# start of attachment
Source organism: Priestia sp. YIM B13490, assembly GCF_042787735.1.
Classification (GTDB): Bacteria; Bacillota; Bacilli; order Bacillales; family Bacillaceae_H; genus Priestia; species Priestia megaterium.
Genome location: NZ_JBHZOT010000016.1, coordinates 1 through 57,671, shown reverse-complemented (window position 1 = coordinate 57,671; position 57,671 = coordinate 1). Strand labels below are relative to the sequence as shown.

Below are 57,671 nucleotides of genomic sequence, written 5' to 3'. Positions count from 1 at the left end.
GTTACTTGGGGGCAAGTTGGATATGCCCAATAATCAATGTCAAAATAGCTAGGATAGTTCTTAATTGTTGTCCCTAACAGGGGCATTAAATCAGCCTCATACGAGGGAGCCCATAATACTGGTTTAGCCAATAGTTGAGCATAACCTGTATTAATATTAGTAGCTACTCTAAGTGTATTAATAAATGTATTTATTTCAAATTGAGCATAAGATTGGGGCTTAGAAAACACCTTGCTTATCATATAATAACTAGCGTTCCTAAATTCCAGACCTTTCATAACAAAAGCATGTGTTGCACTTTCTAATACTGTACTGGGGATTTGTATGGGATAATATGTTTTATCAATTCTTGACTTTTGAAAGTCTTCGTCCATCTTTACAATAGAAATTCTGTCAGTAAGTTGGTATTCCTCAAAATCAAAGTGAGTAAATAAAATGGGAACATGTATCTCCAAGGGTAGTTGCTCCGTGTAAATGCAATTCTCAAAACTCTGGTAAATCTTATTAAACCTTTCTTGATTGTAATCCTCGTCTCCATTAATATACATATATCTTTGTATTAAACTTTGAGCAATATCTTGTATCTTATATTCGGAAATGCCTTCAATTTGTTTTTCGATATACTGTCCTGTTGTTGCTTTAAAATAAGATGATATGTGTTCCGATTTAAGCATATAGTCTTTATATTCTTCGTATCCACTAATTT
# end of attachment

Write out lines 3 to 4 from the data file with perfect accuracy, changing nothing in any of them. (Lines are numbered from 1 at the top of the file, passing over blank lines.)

Genome location: NZ_JBHZOT010000016.1, coordinates 1 through 57,671, shown reverse-complemented (window position 1 = coordinate 57,671; position 57,671 = coordinate 1). Strand labels below are relative to the sequence as shown.

Below are 57,671 nucleotides of genomic sequence, written 5' to 3'. Positions count from 1 at the left end.